Activity 2 You should only do this activity after listening to the audio tape.
1. Name two types of dental diseases.
2. List four things you should do to take care of your teeth.
3. Explain the part played by bacteria in tooth decay.
4.What is the other name for tooth decay?
You should have answered these questions easily after listening to the tape. If you could not, go over the tape again and then do the Activity. Then compare your answers with the ones given below.
1. Gum disease and tooth decay.
2. • brush teeth regularly • don’t eat or drink too many sweet things • use at tooth paste which contains fluoride • go to a dentist for regular checkups.
3. Bacteria feed on sugary food left on your teeth. They produce acids which then dissolve the enamel on your teeth. More bacteria enter the pulp cavity and the tooth decays.
4. Dental caries.
This brings us to the end of Lesson 1. Let’s us now briefly look at what we have been learning.
5.0 Summary In this lesson, we learnt about the teeth. Teeth help in the digestion of food. This is by breaking down food into smaller pieces. There are four different types of teeth. These have different functions. For example: we use our incisors to grip and cut the food we eat, canines pierce and tear meat whilst the premolars and molars crush and grind the food that we eat. Despite the fact that we have four different types of teeth, they all have the same internal parts, that is, in terms of structure. The parts are the enamel, dentine, pulp cavity, cement, crown, neck and the root. The root attaches the tooth, through the cement, into the jaw.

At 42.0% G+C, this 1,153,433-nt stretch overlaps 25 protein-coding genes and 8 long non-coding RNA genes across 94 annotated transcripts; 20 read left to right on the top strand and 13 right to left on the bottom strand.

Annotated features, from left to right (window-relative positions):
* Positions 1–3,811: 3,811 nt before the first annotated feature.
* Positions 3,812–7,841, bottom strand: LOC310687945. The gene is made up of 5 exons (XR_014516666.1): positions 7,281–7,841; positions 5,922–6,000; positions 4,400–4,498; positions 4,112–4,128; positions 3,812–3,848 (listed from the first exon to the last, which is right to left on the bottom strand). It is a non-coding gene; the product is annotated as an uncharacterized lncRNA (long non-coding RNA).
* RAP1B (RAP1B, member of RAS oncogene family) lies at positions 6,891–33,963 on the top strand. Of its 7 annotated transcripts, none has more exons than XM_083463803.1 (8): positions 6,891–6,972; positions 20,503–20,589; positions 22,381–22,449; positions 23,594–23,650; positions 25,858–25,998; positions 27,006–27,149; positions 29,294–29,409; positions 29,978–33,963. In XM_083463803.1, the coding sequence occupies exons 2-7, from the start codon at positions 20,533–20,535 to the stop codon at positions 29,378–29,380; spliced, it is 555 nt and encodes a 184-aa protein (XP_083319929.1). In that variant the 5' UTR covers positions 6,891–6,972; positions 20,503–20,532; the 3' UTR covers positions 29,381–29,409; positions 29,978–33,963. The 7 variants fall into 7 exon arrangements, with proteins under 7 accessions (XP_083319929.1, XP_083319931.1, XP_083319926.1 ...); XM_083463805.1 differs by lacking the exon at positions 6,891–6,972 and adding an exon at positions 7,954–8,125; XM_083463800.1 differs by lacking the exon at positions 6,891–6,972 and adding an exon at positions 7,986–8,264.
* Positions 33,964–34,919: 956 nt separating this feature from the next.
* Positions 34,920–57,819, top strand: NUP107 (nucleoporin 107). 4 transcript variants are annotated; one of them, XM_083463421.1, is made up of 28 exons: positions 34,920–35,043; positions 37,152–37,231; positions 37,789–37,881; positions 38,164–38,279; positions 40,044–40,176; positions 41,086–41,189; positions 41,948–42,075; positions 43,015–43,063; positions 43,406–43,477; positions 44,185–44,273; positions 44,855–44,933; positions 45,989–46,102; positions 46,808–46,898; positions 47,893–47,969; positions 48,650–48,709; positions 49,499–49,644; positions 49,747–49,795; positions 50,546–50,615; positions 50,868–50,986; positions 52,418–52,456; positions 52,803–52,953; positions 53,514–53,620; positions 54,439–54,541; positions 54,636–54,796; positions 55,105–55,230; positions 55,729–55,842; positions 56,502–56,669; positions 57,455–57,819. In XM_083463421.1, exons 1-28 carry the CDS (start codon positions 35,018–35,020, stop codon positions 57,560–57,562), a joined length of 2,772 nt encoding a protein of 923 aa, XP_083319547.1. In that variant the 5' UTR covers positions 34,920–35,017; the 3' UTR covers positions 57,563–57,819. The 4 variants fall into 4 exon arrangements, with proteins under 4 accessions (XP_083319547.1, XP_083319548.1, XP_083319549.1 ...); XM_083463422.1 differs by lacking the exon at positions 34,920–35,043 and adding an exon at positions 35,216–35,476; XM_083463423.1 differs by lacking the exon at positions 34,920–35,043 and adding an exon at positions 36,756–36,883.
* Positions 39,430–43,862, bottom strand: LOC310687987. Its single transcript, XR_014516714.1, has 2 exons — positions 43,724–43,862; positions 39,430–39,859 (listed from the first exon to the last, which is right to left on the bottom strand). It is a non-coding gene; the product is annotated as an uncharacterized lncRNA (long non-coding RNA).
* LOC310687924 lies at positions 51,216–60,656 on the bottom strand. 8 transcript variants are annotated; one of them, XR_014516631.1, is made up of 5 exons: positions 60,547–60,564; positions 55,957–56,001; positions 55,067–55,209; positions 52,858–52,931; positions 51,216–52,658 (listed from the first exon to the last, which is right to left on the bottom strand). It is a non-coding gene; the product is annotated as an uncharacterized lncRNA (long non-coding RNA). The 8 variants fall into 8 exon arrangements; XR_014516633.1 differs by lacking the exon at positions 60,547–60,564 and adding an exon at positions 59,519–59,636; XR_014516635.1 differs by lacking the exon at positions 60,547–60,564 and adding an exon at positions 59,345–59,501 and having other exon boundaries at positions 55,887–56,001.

We also learnt that if we dont practise oral hygiene, we could develop some dental disease. These include dental decay and gum disease. It is therefore necessary to practice oral hygiene. This is by eating the right type of food, that is, we should avoid sweet types of foods Another way is by cleaning our teeth everyday, especially after having a meal.
Thank you for going through this lesson with me. Can you now do the next exercise.
6.0 Self-Assessment Exercise 1 1. Name the four types of teeth in humans. [4 marks]
2. How many teeth are there in an adult? [1 mark]
3. The hardest part of a human tooth is the? and 97% of it is the mineral? [2 marks]
4. The words “tearing” and “chewing” have been used several times in this lesson. Say exactly what you think each word means.
Tearing: [4 marks]
Chewing: [2 marks]
5. What is dental decay? [2 marks]
6. What causes toothache? [2 marks]
7. Write any five preventive measures of tooth decay. [5marks]
TOTAL = [22 MARKS]